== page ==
Unlike the station serving Oak Ridge Cemetery, the Mt. Carmel station had a station building and was located within the cemetery grounds. The terminal building not only contained a waiting room and ticket office, but also a dining room.
Electric Railway Review
Section 37 near Section 17: Mount Carmel Cemetery, Village of Hillside
- Address: TBD
- Established: March 18, 1906
- Original Line: Cook County & Southern Ry
- Rebuilt: 1931
- Previous Names: N/A
- (View location)
Following the success of the Metropolitan Elevated’s funeral service to Concordia and Waldheim Cemeteries, the Aurora, Elgin and Chicago Railway sought to duplicate their results. To this end, on November 23, 1905, AE&C officials incorporated the Cook County and Southern Railroad1 to construct a branch line to Oak Ridge and Mt. Carmel Cemeteries that would connect with the AE&C main line at Bellwood.
Catholic officials at Mt. Carmel Cemetery were so pleased with the prospect of direct rail service that they offered a portion of the cemetery grounds for the placement of the terminal. Construction occurred in February 1906 and the line opened on March 18, 1906.2
The Mt. Carmel terminal was appropriately located for funeral trains being situated within the cemetery grounds, several hundred feet west of Wolf Road. The station itself was a single story, T-shaped building with a shingle-clad, gabled roof with dormers. The walls were cement on steel lath with the gables featuring half-timbering, giving the station a Tudor revival feel. In addition to a ticket office, the station also contained a waiting room and a dining area. The single track line split into two east of the station and trains berthed at one of two high-level platforms on the south side of the station. The primary platform was long enough to berth four cars while the secondary platform was shorter. A ramp at the northeast corner of the building led down from platform level. The total cost of the station’s construction was $5,500.3
While the station’s primary purpose was to serve as a destination for chartered funeral trains, it also saw daily use as the Mt. Carmel branch hosted its own local service. Regularly scheduled service consisted of a single-car shuttling between Mt. Carmel and Bellwood.3 This shuttle operated on thirty minute headways on weekdays between 9:00 a.m. and 7:00 p.m.2 On Sundays and holidays direct service was provided from the Fifth Avenue [Wells Street] Terminal.
On October 1, 1926, the Chicago Rapid Transit began running trains on the Westchester extension over the portion of the CA&E’s bypass route that had been completed.4 This service terminated at Roosevelt Road and Westchester Boulevard in Westchester, just 1.3 miles from Mt. Carmel (and a scant six-tenths of a mile from Oak Ridge). Given the short distances between the two lines, the CA&E ended the daily shuttles between Mt. Carmel and Bellwood on October 31,5 and instituted a replacement bus service the following day.6, 7 This bus route continued to provide connections for rail passengers, but instead connected with the new Westchester “L” station on Roosevelt Road instead of the Bellwood station. The other services remained unchanged.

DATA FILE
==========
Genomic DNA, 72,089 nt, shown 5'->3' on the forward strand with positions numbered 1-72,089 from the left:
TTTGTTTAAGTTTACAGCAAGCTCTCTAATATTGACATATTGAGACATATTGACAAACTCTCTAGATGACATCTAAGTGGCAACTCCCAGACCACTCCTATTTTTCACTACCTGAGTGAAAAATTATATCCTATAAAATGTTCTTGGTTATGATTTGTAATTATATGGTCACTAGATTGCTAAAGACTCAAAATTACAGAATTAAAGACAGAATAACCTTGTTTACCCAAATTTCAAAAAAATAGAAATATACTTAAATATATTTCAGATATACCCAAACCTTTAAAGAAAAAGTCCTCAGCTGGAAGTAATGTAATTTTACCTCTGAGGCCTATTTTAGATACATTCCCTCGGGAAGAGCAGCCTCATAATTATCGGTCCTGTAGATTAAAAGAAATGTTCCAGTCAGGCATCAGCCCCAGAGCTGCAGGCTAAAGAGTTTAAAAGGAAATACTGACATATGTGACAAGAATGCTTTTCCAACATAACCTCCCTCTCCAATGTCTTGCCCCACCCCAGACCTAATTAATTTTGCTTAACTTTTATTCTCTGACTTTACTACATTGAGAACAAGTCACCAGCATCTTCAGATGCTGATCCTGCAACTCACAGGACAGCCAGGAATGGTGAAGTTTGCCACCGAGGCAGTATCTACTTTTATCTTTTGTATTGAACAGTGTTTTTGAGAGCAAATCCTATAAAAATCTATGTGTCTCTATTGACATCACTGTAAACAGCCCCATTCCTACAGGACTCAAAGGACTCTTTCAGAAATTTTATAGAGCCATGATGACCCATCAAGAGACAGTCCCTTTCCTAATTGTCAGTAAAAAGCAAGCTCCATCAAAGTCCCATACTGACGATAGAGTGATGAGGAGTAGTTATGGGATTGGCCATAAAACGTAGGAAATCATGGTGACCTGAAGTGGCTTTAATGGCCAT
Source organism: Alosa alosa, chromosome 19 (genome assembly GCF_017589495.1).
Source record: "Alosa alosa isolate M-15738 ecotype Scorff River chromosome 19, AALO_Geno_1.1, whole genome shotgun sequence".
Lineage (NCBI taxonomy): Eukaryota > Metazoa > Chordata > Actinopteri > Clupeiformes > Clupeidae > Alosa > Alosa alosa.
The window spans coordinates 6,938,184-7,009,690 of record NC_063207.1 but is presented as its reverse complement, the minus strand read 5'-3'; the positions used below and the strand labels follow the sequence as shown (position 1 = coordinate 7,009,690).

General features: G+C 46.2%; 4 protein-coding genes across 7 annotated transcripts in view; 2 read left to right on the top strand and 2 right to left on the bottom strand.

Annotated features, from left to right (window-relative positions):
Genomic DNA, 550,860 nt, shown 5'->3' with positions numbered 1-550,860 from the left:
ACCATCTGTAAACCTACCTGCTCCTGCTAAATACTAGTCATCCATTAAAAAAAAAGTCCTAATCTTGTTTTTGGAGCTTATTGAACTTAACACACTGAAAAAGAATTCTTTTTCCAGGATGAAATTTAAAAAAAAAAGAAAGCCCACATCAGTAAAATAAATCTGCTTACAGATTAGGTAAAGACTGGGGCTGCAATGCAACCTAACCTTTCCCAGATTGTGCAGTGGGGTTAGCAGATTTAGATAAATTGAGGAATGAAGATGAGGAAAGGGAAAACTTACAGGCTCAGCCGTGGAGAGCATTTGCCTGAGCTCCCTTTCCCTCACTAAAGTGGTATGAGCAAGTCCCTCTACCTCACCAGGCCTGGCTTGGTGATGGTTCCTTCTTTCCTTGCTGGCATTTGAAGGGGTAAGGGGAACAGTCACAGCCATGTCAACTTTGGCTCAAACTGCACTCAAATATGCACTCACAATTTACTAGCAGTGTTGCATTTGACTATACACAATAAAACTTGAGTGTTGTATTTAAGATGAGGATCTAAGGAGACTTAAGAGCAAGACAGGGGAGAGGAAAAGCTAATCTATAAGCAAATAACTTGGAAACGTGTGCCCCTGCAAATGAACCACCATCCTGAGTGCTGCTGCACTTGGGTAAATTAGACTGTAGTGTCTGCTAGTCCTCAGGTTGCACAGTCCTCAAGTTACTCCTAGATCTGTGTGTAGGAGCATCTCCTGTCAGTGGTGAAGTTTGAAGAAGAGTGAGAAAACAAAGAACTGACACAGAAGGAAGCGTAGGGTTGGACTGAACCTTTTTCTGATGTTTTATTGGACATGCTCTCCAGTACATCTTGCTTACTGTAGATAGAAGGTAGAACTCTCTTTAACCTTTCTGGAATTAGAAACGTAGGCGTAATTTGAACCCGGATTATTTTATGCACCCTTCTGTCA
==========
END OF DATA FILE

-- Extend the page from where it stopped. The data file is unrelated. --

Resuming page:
By the 1930s, the situation had changed and the cemetery was no longer interested in having a station on site, instead wanting the land back for further internments. The CA&E was also interested in closing the station as Wolf Road was undergoing paving and the railroad did not want the costs associated with such a crossing. The mutual solution was the construction of a new station on the east side of Wolf Road. A request for this change was presented to the Illinois Commerce Commission and on April 30, 1931, permission was granted.8
The old station was demolished and the land inside of the cemetery grounds was vacated while a new terminal was established on the east side of Wolf Road where funeral parties were received.
This new station would ultimately prove to be short lived. Although the express trains from Wells Street were operated as late as 1931, the demand for cemetery service was evaporating. In December 1933, the Illinois Commerce Commission gave permission to abandon the shuttle bus which connected to the “L” station.9 The last recorded funeral charter occurred in July 1934. The line west of IC overpass fell out of use and the platform was eventually removed8 sometime in the late 1930s.